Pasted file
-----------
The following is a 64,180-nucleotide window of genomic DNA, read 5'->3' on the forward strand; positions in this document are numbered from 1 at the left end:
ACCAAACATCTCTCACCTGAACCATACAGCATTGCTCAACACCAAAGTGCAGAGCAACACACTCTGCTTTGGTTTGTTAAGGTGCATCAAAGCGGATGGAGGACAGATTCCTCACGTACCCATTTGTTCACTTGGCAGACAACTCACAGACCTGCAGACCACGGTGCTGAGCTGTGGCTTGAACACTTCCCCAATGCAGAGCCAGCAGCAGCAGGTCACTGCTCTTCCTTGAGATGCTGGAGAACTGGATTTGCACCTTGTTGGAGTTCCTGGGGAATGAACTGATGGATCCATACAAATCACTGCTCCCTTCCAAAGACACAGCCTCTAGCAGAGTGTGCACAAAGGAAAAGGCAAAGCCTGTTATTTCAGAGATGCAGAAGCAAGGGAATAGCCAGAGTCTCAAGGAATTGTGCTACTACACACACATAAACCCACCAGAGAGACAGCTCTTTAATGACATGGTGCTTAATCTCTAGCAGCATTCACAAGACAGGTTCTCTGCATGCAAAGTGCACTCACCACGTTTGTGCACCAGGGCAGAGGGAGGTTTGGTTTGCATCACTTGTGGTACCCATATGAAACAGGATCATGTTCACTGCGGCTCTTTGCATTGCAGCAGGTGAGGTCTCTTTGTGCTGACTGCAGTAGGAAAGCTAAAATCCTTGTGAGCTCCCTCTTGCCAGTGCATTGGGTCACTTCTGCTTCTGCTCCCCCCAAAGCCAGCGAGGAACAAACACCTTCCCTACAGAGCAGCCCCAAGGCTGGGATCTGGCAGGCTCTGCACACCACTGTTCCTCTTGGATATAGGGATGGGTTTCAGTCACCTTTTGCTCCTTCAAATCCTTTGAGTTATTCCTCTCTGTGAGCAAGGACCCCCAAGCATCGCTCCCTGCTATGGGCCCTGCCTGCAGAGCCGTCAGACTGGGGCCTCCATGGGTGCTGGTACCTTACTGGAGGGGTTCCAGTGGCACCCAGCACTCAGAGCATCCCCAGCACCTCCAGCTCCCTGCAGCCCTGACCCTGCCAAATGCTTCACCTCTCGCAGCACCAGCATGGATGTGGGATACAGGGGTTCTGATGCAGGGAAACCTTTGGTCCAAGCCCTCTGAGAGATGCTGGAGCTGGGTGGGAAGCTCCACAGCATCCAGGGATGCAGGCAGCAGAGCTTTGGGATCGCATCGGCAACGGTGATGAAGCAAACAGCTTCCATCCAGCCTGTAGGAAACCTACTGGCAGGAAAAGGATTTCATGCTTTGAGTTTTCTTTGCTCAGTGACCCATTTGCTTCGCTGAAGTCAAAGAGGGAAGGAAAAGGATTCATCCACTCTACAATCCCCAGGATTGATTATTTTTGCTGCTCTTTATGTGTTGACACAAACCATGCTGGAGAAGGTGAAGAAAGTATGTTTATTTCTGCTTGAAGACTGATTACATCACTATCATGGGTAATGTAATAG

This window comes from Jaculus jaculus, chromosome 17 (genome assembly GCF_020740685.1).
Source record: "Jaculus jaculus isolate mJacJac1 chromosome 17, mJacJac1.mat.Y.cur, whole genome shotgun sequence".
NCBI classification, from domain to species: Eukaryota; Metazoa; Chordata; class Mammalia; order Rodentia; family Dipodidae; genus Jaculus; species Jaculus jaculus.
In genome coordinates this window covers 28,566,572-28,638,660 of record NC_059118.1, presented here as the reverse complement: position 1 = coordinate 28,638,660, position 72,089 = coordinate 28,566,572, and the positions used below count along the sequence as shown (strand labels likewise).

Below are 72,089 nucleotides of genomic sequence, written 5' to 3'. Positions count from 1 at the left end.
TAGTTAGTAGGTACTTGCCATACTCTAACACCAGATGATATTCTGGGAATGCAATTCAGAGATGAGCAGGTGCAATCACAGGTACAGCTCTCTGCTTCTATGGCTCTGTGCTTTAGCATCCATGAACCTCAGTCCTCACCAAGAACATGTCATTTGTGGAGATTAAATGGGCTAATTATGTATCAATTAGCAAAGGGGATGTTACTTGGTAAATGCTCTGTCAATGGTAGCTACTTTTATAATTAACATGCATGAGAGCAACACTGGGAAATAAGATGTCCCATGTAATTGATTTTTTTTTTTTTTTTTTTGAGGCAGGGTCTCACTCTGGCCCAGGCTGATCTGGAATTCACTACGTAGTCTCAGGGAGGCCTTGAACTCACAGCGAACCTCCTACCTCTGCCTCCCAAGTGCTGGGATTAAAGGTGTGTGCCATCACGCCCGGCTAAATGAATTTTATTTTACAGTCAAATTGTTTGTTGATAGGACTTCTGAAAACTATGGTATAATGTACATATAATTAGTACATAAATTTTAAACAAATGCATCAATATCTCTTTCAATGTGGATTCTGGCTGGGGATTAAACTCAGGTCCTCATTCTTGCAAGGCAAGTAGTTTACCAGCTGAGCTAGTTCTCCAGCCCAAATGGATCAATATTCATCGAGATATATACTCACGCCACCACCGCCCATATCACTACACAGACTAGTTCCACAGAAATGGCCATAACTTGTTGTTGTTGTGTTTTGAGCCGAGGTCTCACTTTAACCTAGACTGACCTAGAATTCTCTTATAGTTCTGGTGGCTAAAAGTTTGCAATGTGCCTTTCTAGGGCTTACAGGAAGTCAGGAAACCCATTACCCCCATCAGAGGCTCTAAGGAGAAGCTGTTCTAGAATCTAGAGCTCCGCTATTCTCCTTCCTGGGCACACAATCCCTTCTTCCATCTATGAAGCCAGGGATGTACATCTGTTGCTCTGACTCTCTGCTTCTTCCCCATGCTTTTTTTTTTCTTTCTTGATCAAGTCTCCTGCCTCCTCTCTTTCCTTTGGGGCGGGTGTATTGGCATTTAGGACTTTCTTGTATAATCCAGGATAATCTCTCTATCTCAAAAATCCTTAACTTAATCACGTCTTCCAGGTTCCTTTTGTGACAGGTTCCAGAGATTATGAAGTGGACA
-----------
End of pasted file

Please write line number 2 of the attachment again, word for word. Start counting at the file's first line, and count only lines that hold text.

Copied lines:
ACCAAACATCTCTCACCTGAACCATACAGCATTGCTCAACACCAAAGTGCAGAGCAACACACTCTGCTTTGGTTTGTTAAGGTGCATCAAAGCGGATGGAGGACAGATTCCTCACGTACCCATTTGTTCACTTGGCAGACAACTCACAGACCTGCAGACCACGGTGCTGAGCTGTGGCTTGAACACTTCCCCAATGCAGAGCCAGCAGCAGCAGGTCACTGCTCTTCCTTGAGATGCTGGAGAACTGGATTTGCACCTTGTTGGAGTTCCTGGGGAATGAACTGATGGATCCATACAAATCACTGCTCCCTTCCAAAGACACAGCCTCTAGCAGAGTGTGCACAAAGGAAAAGGCAAAGCCTGTTATTTCAGAGATGCAGAAGCAAGGGAATAGCCAGAGTCTCAAGGAATTGTGCTACTACACACACATAAACCCACCAGAGAGACAGCTCTTTAATGACATGGTGCTTAATCTCTAGCAGCATTCACAAGACAGGTTCTCTGCATGCAAAGTGCACTCACCACGTTTGTGCACCAGGGCAGAGGGAGGTTTGGTTTGCATCACTTGTGGTACCCATATGAAACAGGATCATGTTCACTGCGGCTCTTTGCATTGCAGCAGGTGAGGTCTCTTTGTGCTGACTGCAGTAGGAAAGCTAAAATCCTTGTGAGCTCCCTCTTGCCAGTGCATTGGGTCACTTCTGCTTCTGCTCCCCCCAAAGCCAGCGAGGAACAAACACCTTCCCTACAGAGCAGCCCCAAGGCTGGGATCTGGCAGGCTCTGCACACCACTGTTCCTCTTGGATATAGGGATGGGTTTCAGTCACCTTTTGCTCCTTCAAATCCTTTGAGTTATTCCTCTCTGTGAGCAAGGACCCCCAAGCATCGCTCCCTGCTATGGGCCCTGCCTGCAGAGCCGTCAGACTGGGGCCTCCATGGGTGCTGGTACCTTACTGGAGGGGTTCCAGTGGCACCCAGCACTCAGAGCATCCCCAGCACCTCCAGCTCCCTGCAGCCCTGACCCTGCCAAATGCTTCACCTCTCGCAGCACCAGCATGGATGTGGGATACAGGGGTTCTGATGCAGGGAAACCTTTGGTCCAAGCCCTCTGAGAGATGCTGGAGCTGGGTGGGAAGCTCCACAGCATCCAGGGATGCAGGCAGCAGAGCTTTGGGATCGCATCGGCAACGGTGATGAAGCAAACAGCTTCCATCCAGCCTGTAGGAAACCTACTGGCAGGAAAAGGATTTCATGCTTTGAGTTTTCTTTGCTCAGTGACCCATTTGCTTCGCTGAAGTCAAAGAGGGAAGGAAAAGGATTCATCCACTCTACAATCCCCAGGATTGATTATTTTTGCTGCTCTTTATGTGTTGACACAAACCATGCTGGAGAAGGTGAAGAAAGTATGTTTATTTCTGCTTGAAGACTGATTACATCACTATCATGGGTAATGTAATAG